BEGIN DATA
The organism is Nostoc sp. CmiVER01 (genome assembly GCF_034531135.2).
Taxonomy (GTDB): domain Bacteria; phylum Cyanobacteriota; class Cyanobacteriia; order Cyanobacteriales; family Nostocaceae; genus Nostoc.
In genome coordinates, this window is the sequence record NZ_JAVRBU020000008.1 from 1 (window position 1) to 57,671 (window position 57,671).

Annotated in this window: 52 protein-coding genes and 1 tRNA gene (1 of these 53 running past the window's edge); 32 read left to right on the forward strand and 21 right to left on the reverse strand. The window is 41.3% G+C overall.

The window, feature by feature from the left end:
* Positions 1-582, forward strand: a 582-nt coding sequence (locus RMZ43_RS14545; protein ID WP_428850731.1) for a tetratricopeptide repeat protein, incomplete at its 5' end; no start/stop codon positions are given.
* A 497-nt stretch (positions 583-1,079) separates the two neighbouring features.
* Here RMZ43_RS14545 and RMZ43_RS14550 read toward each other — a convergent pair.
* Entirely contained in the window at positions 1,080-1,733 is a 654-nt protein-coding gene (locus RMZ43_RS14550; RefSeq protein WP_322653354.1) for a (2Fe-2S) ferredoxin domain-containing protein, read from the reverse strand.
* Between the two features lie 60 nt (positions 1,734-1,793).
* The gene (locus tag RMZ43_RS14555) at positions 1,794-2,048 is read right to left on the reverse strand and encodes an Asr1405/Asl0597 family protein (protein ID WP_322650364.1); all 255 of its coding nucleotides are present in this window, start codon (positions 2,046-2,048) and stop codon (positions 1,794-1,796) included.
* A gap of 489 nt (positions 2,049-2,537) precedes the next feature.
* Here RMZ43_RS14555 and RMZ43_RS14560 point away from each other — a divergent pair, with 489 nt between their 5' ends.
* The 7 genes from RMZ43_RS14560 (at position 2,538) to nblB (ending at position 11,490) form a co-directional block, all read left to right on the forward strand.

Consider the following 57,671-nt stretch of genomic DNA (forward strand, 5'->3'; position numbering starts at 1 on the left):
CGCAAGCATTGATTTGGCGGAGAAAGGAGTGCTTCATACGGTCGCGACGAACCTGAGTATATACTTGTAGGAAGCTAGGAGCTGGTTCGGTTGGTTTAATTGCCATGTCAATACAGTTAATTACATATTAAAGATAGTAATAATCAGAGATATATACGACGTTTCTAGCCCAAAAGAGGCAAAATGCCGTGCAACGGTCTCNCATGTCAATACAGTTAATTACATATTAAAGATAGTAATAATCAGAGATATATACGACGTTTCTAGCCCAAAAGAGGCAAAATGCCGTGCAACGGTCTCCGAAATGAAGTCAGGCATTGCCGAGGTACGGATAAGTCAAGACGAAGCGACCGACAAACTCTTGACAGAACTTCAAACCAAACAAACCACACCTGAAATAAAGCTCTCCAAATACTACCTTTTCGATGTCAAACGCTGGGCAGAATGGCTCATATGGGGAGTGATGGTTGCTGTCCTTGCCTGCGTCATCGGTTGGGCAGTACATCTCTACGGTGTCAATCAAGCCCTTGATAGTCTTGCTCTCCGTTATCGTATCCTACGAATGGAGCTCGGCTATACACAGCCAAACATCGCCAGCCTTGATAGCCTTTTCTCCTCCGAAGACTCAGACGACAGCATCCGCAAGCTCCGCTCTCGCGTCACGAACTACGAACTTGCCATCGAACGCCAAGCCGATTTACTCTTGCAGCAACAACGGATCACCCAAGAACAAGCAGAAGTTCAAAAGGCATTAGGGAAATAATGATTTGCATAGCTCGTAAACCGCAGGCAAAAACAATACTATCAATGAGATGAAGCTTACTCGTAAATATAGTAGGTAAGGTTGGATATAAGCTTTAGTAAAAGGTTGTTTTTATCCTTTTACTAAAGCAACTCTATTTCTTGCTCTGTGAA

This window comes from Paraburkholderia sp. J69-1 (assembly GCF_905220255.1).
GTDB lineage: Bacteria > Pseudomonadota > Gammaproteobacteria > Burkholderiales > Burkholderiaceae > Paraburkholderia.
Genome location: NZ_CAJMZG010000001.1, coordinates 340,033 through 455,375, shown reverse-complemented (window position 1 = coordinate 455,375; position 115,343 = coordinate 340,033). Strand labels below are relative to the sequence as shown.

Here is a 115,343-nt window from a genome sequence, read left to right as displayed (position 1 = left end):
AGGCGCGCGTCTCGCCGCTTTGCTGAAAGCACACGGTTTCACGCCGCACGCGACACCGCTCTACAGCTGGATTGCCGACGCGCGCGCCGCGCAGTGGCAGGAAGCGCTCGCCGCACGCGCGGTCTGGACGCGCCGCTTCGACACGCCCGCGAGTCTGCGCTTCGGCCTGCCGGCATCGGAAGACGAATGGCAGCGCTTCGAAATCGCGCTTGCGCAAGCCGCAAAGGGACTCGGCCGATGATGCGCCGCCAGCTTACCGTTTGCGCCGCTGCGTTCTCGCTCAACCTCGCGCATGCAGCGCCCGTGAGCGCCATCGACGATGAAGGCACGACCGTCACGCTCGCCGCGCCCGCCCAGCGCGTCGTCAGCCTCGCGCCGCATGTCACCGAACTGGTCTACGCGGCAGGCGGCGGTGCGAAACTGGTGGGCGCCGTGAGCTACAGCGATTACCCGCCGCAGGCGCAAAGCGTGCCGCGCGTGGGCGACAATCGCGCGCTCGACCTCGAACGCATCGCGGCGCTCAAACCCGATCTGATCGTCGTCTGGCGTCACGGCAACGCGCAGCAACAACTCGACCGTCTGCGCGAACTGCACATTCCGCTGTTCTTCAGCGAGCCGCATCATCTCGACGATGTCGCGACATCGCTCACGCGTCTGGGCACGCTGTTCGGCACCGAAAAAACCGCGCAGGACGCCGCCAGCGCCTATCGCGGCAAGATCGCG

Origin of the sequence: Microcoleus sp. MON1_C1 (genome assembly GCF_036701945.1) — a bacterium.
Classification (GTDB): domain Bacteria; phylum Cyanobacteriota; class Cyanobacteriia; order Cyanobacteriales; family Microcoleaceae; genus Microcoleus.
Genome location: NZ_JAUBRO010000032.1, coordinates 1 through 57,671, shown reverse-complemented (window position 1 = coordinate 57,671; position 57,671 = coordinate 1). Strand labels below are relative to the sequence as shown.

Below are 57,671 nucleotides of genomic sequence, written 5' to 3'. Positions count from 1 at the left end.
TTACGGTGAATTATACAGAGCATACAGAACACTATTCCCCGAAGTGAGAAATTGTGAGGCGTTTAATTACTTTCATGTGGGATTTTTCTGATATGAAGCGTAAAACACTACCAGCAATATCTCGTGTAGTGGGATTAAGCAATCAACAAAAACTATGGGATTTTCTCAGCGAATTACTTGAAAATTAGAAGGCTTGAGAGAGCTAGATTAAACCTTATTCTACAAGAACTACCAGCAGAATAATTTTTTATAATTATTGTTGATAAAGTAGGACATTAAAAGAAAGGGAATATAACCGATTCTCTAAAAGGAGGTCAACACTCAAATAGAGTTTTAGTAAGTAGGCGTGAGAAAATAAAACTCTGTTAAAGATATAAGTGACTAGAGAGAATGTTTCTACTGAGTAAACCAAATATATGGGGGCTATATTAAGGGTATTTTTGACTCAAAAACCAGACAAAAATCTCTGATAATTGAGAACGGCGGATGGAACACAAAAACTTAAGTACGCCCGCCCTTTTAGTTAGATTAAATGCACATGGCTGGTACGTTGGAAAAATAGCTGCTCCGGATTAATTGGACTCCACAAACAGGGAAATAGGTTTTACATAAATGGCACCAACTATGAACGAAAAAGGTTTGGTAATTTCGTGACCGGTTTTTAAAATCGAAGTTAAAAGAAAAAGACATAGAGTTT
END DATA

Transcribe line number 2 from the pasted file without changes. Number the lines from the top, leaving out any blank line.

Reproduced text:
Taxonomy (GTDB): domain Bacteria; phylum Cyanobacteriota; class Cyanobacteriia; order Cyanobacteriales; family Nostocaceae; genus Nostoc.